Home
  Dr. Palleschi
  Services
  Office Policies
    &  Procedures
  Contact Us
 
  Male Infertility
  Vasectomy
  Vasectomy Reversal
  Glossary
 

Vasectomy

Introduction

Vasectomy is a common office procedure performed with the intent of achieving permanent sterilization. An office consultation, with the patient’s wife in attendance, is required before a vasectomy can be scheduled. Approximately 500,000-750,000 vasectomies are performed annually in the United States

The Male Reproductive Tract

Sperm are produced in the testicle and travel into the epididymis (a small crescent shaped organ attached to the back of the testicle) where they are stored for two weeks. After they leave the epididymis, sperm are discharged into the vas deferens that delivers them into the urethra at the time of ejaculation. Live sperm are stored along the entire length of the vas deferens and sperm constitute less than 1% of the total volume of the ejaculate. Men have one testicle, epididymis, and vas deferens on each side, although in rare cases the vas deferens may be absent on one side.

The Procedure

After suitable preparation, which includes showering with an antibacterial soap and shaving the scrotal area, a local anesthetic (Xylocaine) is administered into the scrotal area and a quarter inch segment of each vas deferens is removed through a small skin incision on each side. The cut ends of each vas are cauterized (sealed) and separated from each other. The scrotal incisions are closed with one or two absorbable (doesn’t require removal) sutures. Although it is common to be apprehensive, the procedure is usually quite painless and takes about 30-45 minutes.

After the Vasectomy

Patients undergoing a vasectomy should be driven home since they will have taken a pre-operative sedative (Valium). The local anesthetic will usually wear off in an hour, after which most patients experience mild to moderate discomfort in the scrotum, groin, or lower abdomen. Prescription pain medication is rarely required, although it is available should severe pain occur. It is best to lie down for 4 to 6 hours after the vasectomy and to place an ice pack on the scrotum during that time. The following day one can assume "normal" daily activities, however it is best to refrain from any physical activity (lifting, jogging, etc.) or sexual activity for 3 to 5 days. After that, patients may resume full activity provided it does not result in increased pain. It is not uncommon to experience mild intermittent discomfort in the scrotum for several weeks after the vasectomy due to congestion of sperm in the epididymis.

Follow-up

After the vasectomy, three regular follow-up visits will be required:

At 7 to 10 days for a "wound check"

At 6 weeks for the first semen check

At 12 weeks for the second semen check

Since sperm are stored along the entire vas deferens, a vasectomy does not result in immediate sterility. Several ejaculations are required to evacuate all sperm. Therefore, patients must continue with strict birth control for at least three months after a vasectomy. If no sperm are present at the 6 and 12 week semen check, birth control can be safely discontinued. Please note that the patient himself must appear for scheduled post-operative appointments. Semen samples will be checked and the results reported immediately. Samples should be collected at home in a clean glass container and cannot be more than six hours old.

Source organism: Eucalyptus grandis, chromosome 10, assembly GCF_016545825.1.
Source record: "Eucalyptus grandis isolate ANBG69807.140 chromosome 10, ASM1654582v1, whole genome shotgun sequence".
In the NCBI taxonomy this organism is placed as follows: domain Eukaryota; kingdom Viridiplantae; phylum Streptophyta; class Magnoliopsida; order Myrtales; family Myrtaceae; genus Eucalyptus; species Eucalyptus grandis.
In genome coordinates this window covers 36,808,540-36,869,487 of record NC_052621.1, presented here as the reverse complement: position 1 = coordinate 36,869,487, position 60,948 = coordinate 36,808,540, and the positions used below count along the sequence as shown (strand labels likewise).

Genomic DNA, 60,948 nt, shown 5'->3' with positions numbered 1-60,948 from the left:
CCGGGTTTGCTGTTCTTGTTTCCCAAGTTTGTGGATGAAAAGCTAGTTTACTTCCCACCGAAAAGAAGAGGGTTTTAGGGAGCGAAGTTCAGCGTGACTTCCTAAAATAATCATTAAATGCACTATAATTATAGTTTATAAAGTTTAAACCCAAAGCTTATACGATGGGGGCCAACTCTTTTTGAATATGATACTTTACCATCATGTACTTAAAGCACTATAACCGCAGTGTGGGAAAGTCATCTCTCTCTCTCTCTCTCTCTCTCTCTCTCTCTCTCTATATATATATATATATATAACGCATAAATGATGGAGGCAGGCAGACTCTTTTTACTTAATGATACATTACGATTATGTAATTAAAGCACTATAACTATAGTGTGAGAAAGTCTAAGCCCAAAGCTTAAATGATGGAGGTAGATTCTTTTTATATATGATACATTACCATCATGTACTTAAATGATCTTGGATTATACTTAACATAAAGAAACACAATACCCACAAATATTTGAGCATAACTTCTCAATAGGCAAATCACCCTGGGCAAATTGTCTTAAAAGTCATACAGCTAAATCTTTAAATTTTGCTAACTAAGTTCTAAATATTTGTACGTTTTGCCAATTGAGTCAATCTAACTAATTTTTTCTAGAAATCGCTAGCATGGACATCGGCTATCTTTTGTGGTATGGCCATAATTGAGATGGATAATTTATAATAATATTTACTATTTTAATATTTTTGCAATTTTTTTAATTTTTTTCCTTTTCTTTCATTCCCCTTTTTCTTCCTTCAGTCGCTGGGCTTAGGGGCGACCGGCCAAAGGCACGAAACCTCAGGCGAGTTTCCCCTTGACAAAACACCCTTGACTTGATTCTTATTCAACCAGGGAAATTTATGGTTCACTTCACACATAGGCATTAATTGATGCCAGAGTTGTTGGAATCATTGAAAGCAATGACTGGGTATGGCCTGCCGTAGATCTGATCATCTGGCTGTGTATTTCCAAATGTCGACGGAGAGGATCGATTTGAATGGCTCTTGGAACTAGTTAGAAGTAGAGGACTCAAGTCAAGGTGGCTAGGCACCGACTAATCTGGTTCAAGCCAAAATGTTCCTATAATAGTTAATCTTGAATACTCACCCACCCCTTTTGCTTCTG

Complications

Complications occur in about 5% of patients undergoing a vasectomy, but usually resolve without treatment.

  • Bleeding: bleeding into the scrotum can occur within the first 24 hours. If scrotal swelling occurs, please notify your doctor. Minor oozing of blood from the skin incisions and dark discoloration are common and of no concern.
     
  • Infection: infections can occur either at the site of the scrotal incisions, or deeper within the scrotum. Superficial skin infections are minor and usually resolve with warm soaks and antibiotics. Deep scrotal infections are rare but very difficult to eradicate and may require surgical drainage.
     
  • Sperm Granuloma: a sperm granuloma is a small lump at the vasectomy site or in the epididymis due to the accumulation or leakage of sperm. It usually occurs within the first three months after a vasectomy, but may occur years later. Sperm granulomas usually resolve spontaneously, but the lump can be removed surgically if it remains painful
     
  • Vasectomy Failure: Failure of the vasectomy to result in permanent sterility occurs in approximately 1 in 500 patients. This usually occurs immediately after the vasectomy when sperm form a new connection between the separated ends of the vas deferens. Because this can occur even years after a vasectomy, the results of a vasectomy cannot be guaranteed.
     
  • Sperm Antibodies: New proteins called sperm antibodies are found in the serum of up to 70% of patients undergoing a vasectomy. Sperm antibodies are not harmful.
     
  • Impotence: Rarely a man can become impotent following a vasectomy. Post-vasectomy impotence is psychological and usually responds to counseling.
     
  • Vasectomy Reversal: Vasectomy reversal is common today, and using standard microsurgical techniques fertility can be restored to 50 to 60% of patients if the interval between the vasectomy and the reversal is less than 10 yrs
     
  • Prostate Cancer: There have been occasional medical reports suggesting a causal relationship between vasectomies and prostate cancer. However, to-date there has been no convincing evidence of a link between vasectomies and prostate cancer.

Sperm Bank

Semen collected before a vasectomy can be frozen and stored in a sperm bank for an extended period of time. However, pregnancy following insemination with frozen semen is certainly not guaranteed.